Protecting undiagnosed children against food allergies

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By Mike Gertzman By Mike Gertzman

PHOENIX -- It's a simple tool that can save a life. But 3TV has learned that Arizona schools don't have it. And there's now an effort underway to make sure every child is protected from an event many don't realize could kill them.

Only 14 years old and a freshman at Arcadia High School, Adrianna Aguirre was your typical valley
teenager. As her mom Karen Brown explains, "She was just into having fun and enjoying life and
had such a beautiful smile. People liked her."

Diagnosed with a peanut allergy at age four, the bubbly teen was always armed with an epi-pen and
knew to stay away from certain foods.

But while at a friend's house, Adrianna took a bite of Kellogg's Crunchy Nut cereal. Brown told
us, "I don't know what happened. I wish I could ask."

Adrianna did not have her epi-pen with her. "She went into anaphylactic shock," Brown says. "Her heart stopped and she was without air for 5 to 10 minutes. They tried 4 epi-pens but it was too late. She doesn't talk, she doesn't move. She eats through a feeding tube."

Preventing tragedies like this is at the heart of Senate Bill 1421. State Senator Linda Lopez
says, "This can actually prevent children from dying."

SB 1421 will equip schools with epinephrine pens and train staff to administer the medication if
they suspect a student is experiencing an allergic reaction. As Senator Lopez explains, "This law
is for those children who are not already diagnosed."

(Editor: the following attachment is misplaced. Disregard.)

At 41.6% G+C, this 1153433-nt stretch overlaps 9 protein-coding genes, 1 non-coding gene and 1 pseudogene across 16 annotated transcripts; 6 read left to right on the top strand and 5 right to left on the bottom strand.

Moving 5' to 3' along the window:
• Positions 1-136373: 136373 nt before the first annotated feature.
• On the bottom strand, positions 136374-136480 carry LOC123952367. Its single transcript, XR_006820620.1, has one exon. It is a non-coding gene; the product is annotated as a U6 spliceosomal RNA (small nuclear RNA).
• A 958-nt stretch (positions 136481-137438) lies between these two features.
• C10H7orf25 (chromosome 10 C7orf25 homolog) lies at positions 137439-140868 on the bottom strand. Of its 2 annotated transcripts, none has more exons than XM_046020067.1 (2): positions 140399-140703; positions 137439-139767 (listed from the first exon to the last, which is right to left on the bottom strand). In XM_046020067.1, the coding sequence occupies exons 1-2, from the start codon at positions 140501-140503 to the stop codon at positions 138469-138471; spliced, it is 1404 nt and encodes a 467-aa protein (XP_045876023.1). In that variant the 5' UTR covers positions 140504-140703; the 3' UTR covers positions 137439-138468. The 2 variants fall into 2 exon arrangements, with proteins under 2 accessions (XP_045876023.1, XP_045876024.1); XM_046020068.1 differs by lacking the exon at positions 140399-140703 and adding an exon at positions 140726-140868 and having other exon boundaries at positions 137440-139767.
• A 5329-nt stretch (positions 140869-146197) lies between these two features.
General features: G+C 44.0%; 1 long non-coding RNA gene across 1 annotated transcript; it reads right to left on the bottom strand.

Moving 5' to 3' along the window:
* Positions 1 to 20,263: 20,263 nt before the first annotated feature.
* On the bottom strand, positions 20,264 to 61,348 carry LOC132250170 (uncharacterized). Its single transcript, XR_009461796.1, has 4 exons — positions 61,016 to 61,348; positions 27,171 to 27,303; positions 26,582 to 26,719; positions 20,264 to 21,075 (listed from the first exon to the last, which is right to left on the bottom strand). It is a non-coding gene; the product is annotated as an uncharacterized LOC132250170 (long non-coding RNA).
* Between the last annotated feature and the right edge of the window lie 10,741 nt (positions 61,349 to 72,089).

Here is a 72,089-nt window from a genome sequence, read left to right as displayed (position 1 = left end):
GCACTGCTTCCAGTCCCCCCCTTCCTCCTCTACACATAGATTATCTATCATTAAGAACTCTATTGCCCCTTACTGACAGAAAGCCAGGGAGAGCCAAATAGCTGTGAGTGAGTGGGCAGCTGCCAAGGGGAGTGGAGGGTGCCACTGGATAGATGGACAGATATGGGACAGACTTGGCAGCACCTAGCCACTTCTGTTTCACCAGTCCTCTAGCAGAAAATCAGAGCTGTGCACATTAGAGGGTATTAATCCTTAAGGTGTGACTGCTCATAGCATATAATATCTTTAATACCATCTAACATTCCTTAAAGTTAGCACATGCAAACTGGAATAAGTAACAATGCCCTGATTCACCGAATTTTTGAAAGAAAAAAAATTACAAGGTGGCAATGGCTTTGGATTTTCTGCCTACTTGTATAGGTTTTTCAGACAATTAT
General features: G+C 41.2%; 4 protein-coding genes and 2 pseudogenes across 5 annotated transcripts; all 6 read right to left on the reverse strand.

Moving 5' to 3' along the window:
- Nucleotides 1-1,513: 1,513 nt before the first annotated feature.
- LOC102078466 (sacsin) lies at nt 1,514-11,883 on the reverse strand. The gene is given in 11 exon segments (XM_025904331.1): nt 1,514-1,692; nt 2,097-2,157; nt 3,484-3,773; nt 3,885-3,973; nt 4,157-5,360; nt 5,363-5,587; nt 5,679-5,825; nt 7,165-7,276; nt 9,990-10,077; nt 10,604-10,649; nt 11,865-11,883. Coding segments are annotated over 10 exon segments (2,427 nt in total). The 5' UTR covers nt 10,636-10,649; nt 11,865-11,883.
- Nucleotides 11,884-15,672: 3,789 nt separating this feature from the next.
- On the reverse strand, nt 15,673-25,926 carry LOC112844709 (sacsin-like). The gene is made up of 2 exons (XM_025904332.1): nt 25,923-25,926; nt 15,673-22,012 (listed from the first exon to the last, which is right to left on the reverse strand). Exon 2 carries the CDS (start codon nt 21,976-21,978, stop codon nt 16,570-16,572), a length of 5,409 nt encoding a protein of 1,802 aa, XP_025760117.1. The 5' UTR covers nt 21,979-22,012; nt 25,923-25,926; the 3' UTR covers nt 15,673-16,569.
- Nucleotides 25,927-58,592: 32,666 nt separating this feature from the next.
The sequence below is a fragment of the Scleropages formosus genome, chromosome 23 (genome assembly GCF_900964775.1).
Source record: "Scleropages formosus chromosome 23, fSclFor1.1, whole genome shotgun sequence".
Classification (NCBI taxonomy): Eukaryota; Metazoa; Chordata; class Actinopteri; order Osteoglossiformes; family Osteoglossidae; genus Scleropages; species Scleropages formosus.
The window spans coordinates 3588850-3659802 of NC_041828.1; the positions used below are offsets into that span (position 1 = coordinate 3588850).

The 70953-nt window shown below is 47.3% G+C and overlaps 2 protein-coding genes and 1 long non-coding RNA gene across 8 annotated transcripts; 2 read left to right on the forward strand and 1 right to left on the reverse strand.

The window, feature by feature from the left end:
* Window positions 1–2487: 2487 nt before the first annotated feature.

Research shows food allergies are becoming rampant,particularly peanut allergies. In fact,  according to the AZ Asthma and Allergy Institute, the number of those allergies has tripled in the last decade.

"Two kids in every classroom have a food allergy.," says Senator Lopez. Those are the kids that we know about. What about the children we don't know about?"

Doctor Levente Erdos is with the Arizona Asthma and Allergy Institute, "25 percent of allergic reactions
occurring at school to kids are to children that have no known diagnosis of an allergy," Dr. Erdos tells us. "It's their first time reacting to something."

As Brown explains, "It only takes that one time. The worst thing that ever happened to my
daughter before this was hives."

But is epinephrine safe? Dr. Erdos told us, "If the kid is in respiratory distress from some other issue and it's not sure if it's an allergic reaction, it's far, far, far better to give that than do nothing."

Adrianna's mom Karen tells us: "I want them to look at her and say we can prevent this." Which is why Karen stands behind the proposed legislation. For now, she continues to work with Adrianna and remains hopeful that one day her condition will improve. "I look at her and I see this beautiful young woman and everything she could have become."

The Arizona Food Allergy Alliance has been working along side Senator Lopez on this legislation which would require school districts and charter schools to stock two juvenile doses and two adult doses of epinephrine auto-injectors if the Legislature appropriates sufficient funding and establishes policies, procedures and training to administer epinephrine auto-injectables. The Joint Legislative Budget Committee estimates it will cost $444,000-700,000 annually to provide the devices.